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How Jubilee government plans to crash public tender cartels

KENYA
By Alphonce Shiundu | June 13th 2015
Speaker Justine Muturi during budget reading at Parliament on Thursday. [PHOTO: TABITHA OTWORI/STANTDARD]

Jubilee administration has embarked on a policy and legislative drive to lock brokers, cartels and wheeler-dealers out of big-money government contracts.

President Uhuru Kenyatta, Speaker Justin Muturi and Cabinet Secretary for the National Treasury Henry Rotich have rolled out the three-pronged attack to crush the well-connected powerful cartels that thrive on bribes and kickbacks to win government tenders.

On the day that President Kenyatta sent a memo to MPs with a directive for the National Assembly to tighten the new procurement laws to make sure brokers and cartels that target big-money government contracts are not allowed to steal public funds, the Treasury CS and the Speaker all proposed tough measures that if implemented will forever change the procurement terrain in government.

The five-page memo to Speaker Muturi binds MPs to approve the provision that all brokers and procurement agents to government deals are registered and licensed. The idea is to make sure the agents strike deals that benefit the procuring government entity.

"This clause seeks to regulate the behaviour of agents in procurement and asset disposal procedures and safeguard public resources," the President noted in the changes that have to be included in the Public Procurement and Asset Disposal Bill, 2015.

MPs will have to raise a two-thirds majority (233 MPs) to overturn the drastic proposal.

For the first time in a long time, Mr Rotich becomes the first head of the public purse to try and force the government to buy goods and hire services at market rates. He says the law is to "entrench efficiency in expenditure and ensure effective service delivery".

"We can achieve a lot more with the resources we generate if only every ministry and departmental agency applies budgetary allocations prudently," Rotich said.

To do so, he said, the e-procurement module that the President has stressed on, has now been rolled out. It has a price guide so that if any official tries to procure goods and services at an inflated cost, then, the system will send out an alarm.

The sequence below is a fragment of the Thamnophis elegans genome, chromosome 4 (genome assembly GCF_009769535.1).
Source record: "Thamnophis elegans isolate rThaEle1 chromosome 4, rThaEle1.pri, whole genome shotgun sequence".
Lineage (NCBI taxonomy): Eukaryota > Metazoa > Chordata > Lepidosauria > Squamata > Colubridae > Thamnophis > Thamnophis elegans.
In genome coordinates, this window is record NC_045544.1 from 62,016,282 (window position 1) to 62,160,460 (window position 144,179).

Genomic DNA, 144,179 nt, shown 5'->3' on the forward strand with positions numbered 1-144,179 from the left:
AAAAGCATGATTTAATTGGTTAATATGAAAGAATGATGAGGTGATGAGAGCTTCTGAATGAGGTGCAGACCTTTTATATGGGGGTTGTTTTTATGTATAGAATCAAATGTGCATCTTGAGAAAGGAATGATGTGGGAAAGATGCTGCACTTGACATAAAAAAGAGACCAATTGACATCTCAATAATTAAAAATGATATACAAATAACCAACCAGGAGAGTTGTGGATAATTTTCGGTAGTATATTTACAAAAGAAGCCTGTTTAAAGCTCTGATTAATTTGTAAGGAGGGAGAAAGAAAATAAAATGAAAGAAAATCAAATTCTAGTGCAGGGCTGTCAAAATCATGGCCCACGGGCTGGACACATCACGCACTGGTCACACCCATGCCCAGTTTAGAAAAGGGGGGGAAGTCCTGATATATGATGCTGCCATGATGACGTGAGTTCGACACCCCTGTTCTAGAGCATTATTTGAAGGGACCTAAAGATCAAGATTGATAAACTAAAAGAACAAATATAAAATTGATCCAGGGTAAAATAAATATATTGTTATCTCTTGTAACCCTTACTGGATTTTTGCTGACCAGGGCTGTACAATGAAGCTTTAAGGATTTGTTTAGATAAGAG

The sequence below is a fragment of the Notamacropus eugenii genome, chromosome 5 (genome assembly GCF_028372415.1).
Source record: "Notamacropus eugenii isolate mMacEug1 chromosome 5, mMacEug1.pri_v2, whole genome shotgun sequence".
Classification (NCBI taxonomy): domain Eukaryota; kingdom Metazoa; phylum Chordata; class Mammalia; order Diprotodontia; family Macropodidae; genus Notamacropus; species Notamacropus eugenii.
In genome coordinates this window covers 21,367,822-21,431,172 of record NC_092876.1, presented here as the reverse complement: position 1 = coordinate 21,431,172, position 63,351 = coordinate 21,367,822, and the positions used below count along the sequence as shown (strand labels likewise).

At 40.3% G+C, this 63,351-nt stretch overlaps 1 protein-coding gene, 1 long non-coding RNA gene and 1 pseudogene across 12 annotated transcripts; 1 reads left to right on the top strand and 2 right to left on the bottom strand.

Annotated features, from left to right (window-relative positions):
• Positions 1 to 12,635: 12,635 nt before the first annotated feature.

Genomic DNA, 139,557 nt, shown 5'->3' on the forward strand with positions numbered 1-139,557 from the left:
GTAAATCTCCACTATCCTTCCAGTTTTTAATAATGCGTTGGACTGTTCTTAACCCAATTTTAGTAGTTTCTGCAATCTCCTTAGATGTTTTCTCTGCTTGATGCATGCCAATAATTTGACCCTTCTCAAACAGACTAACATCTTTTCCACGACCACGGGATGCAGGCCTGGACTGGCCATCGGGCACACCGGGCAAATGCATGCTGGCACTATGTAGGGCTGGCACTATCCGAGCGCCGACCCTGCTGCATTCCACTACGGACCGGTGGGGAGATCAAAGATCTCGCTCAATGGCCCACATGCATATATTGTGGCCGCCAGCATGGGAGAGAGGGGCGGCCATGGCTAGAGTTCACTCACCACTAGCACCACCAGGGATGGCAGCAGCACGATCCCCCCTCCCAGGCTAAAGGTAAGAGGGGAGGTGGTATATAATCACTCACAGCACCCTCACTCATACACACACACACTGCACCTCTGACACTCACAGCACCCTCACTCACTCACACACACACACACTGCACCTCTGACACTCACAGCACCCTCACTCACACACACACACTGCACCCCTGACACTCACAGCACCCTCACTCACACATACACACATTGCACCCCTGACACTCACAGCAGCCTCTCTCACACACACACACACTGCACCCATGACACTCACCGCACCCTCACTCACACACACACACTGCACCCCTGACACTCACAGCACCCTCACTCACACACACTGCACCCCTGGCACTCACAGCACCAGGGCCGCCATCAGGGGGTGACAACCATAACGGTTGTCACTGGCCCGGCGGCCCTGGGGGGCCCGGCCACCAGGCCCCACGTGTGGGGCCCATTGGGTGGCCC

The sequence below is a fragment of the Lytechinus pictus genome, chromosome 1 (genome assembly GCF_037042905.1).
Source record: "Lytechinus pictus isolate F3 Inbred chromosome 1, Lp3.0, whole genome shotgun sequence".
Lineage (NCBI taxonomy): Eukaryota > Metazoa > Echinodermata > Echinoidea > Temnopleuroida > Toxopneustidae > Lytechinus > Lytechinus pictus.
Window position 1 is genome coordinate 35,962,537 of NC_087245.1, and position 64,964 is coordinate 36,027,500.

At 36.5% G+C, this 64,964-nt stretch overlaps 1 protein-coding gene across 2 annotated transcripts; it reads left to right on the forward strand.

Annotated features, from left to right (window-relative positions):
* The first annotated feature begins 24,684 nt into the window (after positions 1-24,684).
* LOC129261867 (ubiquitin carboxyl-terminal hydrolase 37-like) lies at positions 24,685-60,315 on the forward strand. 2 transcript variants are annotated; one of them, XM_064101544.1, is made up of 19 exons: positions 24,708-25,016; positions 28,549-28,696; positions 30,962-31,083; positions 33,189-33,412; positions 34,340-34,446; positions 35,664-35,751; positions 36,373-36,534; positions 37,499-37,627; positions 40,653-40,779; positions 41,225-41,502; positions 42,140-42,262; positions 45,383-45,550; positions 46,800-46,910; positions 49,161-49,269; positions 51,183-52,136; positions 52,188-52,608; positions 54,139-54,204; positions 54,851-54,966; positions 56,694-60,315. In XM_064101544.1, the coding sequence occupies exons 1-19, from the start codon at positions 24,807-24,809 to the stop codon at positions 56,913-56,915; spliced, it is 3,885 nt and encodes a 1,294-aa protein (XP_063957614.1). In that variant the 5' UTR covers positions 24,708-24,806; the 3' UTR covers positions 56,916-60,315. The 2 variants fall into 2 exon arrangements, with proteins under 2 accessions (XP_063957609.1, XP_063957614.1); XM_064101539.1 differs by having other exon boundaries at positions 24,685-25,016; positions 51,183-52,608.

"Value for money is the ultimate goal, Rotich said in his Thursday address to MPs.

Still suffering from the procurement-related scandals and litigation that rocked two of the flagship projects – the Standard One laptop deal (Sh17 billion), and the Standard Gauge Railway (Sh447 billion); the Jubilee bosses at State House, Parliament and Treasury now insist that henceforth they will compare the cost of any multi-billion shilling deal with what is offered in the market, before putting pen to paper.

"Only projects that have been appraised and found to be viable and whose cost is within reasonable margins of similar projects in the private sector shall commence implementation," said Rotich.

Muturi says the national government's funds were exposed, to an extent that every year, the country loses between Sh300 billion and Sh400 billion to brokers and cartels that target the procurement process to make quick money.

"We have been getting the report of the Auditor General year in year out. For the longest time, that report has been consistent that there's one place where we have had so much loss: it has been in the area of procurement. Can we think of ways of trying to minimise this," said Speaker in a meeting with journalists on Thursday night.

Muturi's proposal is to have one huge entity to handle all purchases for the government. "Can we have a single buyer for the national government? So that in a way, everybody takes their procurement plans to that central place so that you minimise those people who want to negotiate and cut deals," said Muturi.

Anyone who needs anything, Muturi said, will have to send specifications to that entity and then "wait".

If the powerful triad at State House, Parliament and at the Treasury agree, then life will be difficult for the brokers.

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